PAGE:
• [0063]
    In particular embodiments, the speech enhancement block 16 applies some form of spectral processing to the AC audio signal. For example, the speech enhancement block 16 can use the output of the speech detection block 14 to estimate the noise floors in the spectral domain of the AC audio signal during non-speech periods as determined by the speech detection block 14. The noise floor estimates are updated whenever speech is not detected.
  • [0064]
    In embodiments where the device 2 is designed to have more than one AC sensor or microphone (i.e. multiple AC sensors in addition to a sensor that is in contact with the user), the speech enhancement block 16 can also apply some form of microphone beamforming.
  • [0065]
    The top graph in Figure 10 shows the AC audio signal obtained from the AC microphone 6 and the bottom graph in Figure 10 shows the result of the application of the speech enhancement algorithm to the AC audio signal using the output of the speech detection block 14. It can be seen that the background noise level in the AC audio signal is sufficient to produce a SNR of approximately 0 dB and the speech enhancement block 16 applies a gain to the AC audio signal to suppress the background noise by almost 30 dB. However, it can also be seen that although the amount of noise in the AC audio signal has been significantly reduced, some artifacts remain.
  • [0066]
    The noise-reduced AC audio signal is then used as a reference signal to increase the intelligibility of (i.e. enhance) the BC audio signal.
  • [0067]
    In some embodiments of the processing circuitry 8, it is possible to use long-term spectral methods to construct an equalization filter, or alternatively, the BC audio signal can be used as an input to an adaptive filter which minimizes the mean-square error between the filter output and the enhanced AC audio signal, with the filter output providing an equalized BC audio signal. Yet another alternative makes use of the assumption that a finite impulse response can model the transfer function between the BC audio signal and the enhanced AC audio signal. Using an adaptive filter with the BC audio signal as an input and the enhanced AC audio signal as a reference, the output of the adaptive filter is an equalized BC audio signal. In these embodiments, it will be appreciated that the equalizer block 22 requires the original BC audio signal in addition to the features extracted from the BC audio signal by feature extraction block 18. In this case, there will be an extra connection between the BC audio signal input line and the equalizing block 22 in the processing circuitry 8 shown in Figure 8.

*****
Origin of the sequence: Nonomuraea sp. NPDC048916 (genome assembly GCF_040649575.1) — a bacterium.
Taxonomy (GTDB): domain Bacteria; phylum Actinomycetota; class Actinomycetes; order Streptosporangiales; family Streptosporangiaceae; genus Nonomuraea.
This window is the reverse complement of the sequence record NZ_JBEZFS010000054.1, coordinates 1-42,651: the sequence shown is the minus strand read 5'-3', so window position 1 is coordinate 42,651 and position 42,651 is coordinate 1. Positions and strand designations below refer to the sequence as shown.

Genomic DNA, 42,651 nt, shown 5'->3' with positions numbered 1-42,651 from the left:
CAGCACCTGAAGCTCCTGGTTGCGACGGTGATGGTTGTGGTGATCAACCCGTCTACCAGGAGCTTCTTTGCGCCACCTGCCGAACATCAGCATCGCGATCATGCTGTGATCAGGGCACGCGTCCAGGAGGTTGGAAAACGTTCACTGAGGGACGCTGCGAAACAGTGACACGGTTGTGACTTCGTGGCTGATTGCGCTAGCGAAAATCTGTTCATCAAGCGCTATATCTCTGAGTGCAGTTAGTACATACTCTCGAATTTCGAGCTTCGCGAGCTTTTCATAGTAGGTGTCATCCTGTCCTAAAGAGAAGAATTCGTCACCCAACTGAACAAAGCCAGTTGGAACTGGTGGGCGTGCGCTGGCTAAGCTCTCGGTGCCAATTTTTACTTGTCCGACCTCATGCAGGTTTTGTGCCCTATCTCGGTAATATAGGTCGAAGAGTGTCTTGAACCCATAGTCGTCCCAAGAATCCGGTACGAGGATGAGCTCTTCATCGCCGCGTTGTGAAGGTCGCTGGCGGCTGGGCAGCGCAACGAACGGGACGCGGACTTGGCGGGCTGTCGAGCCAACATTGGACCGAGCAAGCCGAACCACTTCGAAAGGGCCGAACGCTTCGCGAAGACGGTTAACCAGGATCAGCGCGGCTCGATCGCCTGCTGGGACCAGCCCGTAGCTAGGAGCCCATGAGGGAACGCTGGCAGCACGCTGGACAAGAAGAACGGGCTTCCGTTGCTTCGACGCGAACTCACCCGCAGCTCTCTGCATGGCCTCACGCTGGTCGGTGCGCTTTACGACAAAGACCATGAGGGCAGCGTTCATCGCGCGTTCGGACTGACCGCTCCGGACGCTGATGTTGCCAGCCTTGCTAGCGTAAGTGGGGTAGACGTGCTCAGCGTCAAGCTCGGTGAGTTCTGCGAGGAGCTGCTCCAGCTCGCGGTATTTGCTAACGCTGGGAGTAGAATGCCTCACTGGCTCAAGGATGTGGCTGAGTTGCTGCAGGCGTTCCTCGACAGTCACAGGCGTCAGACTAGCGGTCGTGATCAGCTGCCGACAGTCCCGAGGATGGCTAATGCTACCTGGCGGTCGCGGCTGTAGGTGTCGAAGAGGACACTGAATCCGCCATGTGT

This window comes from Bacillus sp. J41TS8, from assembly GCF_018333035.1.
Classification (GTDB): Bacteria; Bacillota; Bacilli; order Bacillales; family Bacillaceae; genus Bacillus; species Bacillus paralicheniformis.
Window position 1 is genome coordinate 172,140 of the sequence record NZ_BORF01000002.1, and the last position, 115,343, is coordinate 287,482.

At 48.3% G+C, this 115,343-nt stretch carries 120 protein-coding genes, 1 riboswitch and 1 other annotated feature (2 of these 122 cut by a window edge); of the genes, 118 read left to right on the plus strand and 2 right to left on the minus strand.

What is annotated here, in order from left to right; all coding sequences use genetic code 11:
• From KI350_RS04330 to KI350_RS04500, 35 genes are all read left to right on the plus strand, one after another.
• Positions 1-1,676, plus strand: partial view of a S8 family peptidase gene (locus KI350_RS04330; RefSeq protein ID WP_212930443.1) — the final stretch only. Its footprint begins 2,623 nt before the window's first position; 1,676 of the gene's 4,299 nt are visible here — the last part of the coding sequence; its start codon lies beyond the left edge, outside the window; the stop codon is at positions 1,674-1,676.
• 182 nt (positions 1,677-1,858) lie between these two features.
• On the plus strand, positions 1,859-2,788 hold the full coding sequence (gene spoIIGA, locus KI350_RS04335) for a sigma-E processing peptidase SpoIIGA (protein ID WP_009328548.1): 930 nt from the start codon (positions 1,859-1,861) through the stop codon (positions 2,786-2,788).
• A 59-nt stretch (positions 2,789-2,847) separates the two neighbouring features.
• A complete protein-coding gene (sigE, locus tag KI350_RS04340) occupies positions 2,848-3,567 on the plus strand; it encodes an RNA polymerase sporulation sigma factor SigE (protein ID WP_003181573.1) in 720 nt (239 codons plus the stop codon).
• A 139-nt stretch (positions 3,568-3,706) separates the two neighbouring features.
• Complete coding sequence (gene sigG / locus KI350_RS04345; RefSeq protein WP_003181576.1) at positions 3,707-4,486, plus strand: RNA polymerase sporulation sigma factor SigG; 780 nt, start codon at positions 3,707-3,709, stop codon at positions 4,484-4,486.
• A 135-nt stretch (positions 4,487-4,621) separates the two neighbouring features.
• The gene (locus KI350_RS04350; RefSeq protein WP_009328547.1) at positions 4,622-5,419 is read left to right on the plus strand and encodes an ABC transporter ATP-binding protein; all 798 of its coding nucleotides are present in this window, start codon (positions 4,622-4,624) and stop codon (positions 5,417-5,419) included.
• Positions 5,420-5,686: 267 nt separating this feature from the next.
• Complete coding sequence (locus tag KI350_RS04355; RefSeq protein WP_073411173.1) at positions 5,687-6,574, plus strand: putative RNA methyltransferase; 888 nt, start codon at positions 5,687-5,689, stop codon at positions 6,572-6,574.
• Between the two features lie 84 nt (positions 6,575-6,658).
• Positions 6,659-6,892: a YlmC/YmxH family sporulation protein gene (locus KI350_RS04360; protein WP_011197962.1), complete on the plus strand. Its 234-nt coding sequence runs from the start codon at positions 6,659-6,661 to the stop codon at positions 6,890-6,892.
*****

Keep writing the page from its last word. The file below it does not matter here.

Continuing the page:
• [0068]
    However, methods based on linear prediction can be better suited for improving the intelligibility of speech in a BC audio signal, so preferably the feature extraction blocks 18, 20 are linear prediction blocks that extract linear prediction coefficients from both the BC audio signal and the noise-reduced AC audio signal, which used to construct an equalization filter, as described further below.
  • [0069]
    Linear prediction (LP) is a speech analysis tool that is based on the source-filter model of speech production, where the source and filter correspond to the glottal excitation produced by the vocal cords and the vocal tract shape, respectively. The filter is assumed to be all-pole. Thus, LP analysis provides an excitation signal and a frequency-domain envelope represented by the all-pole model which is related to the vocal tract properties during speech production.
  • [0070]
    The model is given as y n = - k = 1 p a k y n - k + Gu n
    Figure imgb0009
    where y(n) and y(n - k) correspond to the present and past signal samples of the signal under analysis, u(n) is the excitation signal with gain G, ak represents the predictor coefficients, and p the order of the all-pole model.
  • [0071]
    The goal of LP analysis is to estimate the values of the predictor coefficients given the audio speech samples, so as to minimize the error of the prediction e n = y n + k = 1 p a k y n - k
    Figure imgb0010
    where the error actually corresponds to the excitation source in the source-filter model. e(n) is the part of the signal that cannot be predicted by the model since this model can only predict the spectral envelope, and actually corresponds to the pulses generated by the glottis in the larynx (vocal cord excitation).
  • [0072]
    It is known that additive white noise severely effects the estimation of LP coefficients, and that the presence of one or more additional sources in y(n) leads to the estimation of an excitation signal that includes contributions from these sources. Therefore it is important to acquire a noise-free audio signal that only contains the desired source signal in order to estimate the correct excitation signal.
  • [0073]
    The BC audio signal is such a signal. Because of its high SNR, the excitation source e can be correctly estimated using LP analysis performed by linear prediction block 18. This excitation signal e can then be filtered using the resulting all-pole model estimated by analyzing the noise-reduced AC audio signal. Because the all-pole filter represents the smooth spectral envelope of the noise-reduced AC audio signal, it is more robust to artifacts resulting from the enhancement process.